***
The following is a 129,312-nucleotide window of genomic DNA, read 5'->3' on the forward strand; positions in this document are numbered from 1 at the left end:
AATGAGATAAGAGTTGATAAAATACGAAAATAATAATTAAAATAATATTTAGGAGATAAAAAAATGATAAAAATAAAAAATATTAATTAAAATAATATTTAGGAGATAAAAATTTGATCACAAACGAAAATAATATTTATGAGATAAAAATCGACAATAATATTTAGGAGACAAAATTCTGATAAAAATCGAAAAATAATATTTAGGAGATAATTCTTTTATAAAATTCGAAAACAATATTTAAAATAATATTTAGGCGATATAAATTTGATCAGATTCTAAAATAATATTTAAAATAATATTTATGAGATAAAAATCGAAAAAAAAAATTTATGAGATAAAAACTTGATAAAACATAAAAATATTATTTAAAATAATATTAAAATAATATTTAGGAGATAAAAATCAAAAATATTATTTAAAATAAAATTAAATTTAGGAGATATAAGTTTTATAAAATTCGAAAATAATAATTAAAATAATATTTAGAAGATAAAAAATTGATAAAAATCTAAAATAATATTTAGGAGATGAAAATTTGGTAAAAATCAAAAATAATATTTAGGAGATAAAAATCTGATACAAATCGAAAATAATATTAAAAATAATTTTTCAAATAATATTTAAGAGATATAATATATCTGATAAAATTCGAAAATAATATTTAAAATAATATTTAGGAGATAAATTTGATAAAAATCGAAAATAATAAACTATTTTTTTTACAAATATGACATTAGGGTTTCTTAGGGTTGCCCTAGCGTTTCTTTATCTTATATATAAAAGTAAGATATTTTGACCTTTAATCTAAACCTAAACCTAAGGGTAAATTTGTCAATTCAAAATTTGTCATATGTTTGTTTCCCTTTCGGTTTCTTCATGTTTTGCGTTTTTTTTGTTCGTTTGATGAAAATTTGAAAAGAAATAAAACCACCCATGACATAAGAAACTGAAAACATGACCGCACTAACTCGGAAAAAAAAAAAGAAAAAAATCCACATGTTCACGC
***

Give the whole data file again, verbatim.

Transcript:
The following is a 129,312-nucleotide window of genomic DNA, read 5'->3' on the forward strand; positions in this document are numbered from 1 at the left end:
AATGAGATAAGAGTTGATAAAATACGAAAATAATAATTAAAATAATATTTAGGAGATAAAAAAATGATAAAAATAAAAAATATTAATTAAAATAATATTTAGGAGATAAAAATTTGATCACAAACGAAAATAATATTTATGAGATAAAAATCGACAATAATATTTAGGAGACAAAATTCTGATAAAAATCGAAAAATAATATTTAGGAGATAATTCTTTTATAAAATTCGAAAACAATATTTAAAATAATATTTAGGCGATATAAATTTGATCAGATTCTAAAATAATATTTAAAATAATATTTATGAGATAAAAATCGAAAAAAAAAATTTATGAGATAAAAACTTGATAAAACATAAAAATATTATTTAAAATAATATTAAAATAATATTTAGGAGATAAAAATCAAAAATATTATTTAAAATAAAATTAAATTTAGGAGATATAAGTTTTATAAAATTCGAAAATAATAATTAAAATAATATTTAGAAGATAAAAAATTGATAAAAATCTAAAATAATATTTAGGAGATGAAAATTTGGTAAAAATCAAAAATAATATTTAGGAGATAAAAATCTGATACAAATCGAAAATAATATTAAAAATAATTTTTCAAATAATATTTAAGAGATATAATATATCTGATAAAATTCGAAAATAATATTTAAAATAATATTTAGGAGATAAATTTGATAAAAATCGAAAATAATAAACTATTTTTTTTACAAATATGACATTAGGGTTTCTTAGGGTTGCCCTAGCGTTTCTTTATCTTATATATAAAAGTAAGATATTTTGACCTTTAATCTAAACCTAAACCTAAGGGTAAATTTGTCAATTCAAAATTTGTCATATGTTTGTTTCCCTTTCGGTTTCTTCATGTTTTGCGTTTTTTTTGTTCGTTTGATGAAAATTTGAAAAGAAATAAAACCACCCATGACATAAGAAACTGAAAACATGACCGCACTAACTCGGAAAAAAAAAAAGAAAAAAATCCACATGTTCACGC